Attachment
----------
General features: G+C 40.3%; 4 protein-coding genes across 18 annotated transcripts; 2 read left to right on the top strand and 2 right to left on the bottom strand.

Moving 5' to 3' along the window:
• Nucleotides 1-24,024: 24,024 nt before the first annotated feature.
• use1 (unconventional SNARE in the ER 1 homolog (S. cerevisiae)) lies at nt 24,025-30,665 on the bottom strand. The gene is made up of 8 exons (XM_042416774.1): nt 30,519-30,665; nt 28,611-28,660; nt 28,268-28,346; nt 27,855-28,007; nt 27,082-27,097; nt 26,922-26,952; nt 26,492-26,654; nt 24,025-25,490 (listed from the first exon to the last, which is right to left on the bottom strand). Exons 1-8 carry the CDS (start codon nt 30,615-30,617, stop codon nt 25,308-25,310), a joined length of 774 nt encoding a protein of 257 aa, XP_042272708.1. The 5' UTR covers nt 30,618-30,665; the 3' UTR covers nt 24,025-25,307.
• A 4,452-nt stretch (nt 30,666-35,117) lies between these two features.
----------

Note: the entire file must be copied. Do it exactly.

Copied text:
General features: G+C 40.3%; 4 protein-coding genes across 18 annotated transcripts; 2 read left to right on the top strand and 2 right to left on the bottom strand.

Moving 5' to 3' along the window:
• Nucleotides 1-24,024: 24,024 nt before the first annotated feature.
• use1 (unconventional SNARE in the ER 1 homolog (S. cerevisiae)) lies at nt 24,025-30,665 on the bottom strand. The gene is made up of 8 exons (XM_042416774.1): nt 30,519-30,665; nt 28,611-28,660; nt 28,268-28,346; nt 27,855-28,007; nt 27,082-27,097; nt 26,922-26,952; nt 26,492-26,654; nt 24,025-25,490 (listed from the first exon to the last, which is right to left on the bottom strand). Exons 1-8 carry the CDS (start codon nt 30,615-30,617, stop codon nt 25,308-25,310), a joined length of 774 nt encoding a protein of 257 aa, XP_042272708.1. The 5' UTR covers nt 30,618-30,665; the 3' UTR covers nt 24,025-25,307.
• A 4,452-nt stretch (nt 30,666-35,117) lies between these two features.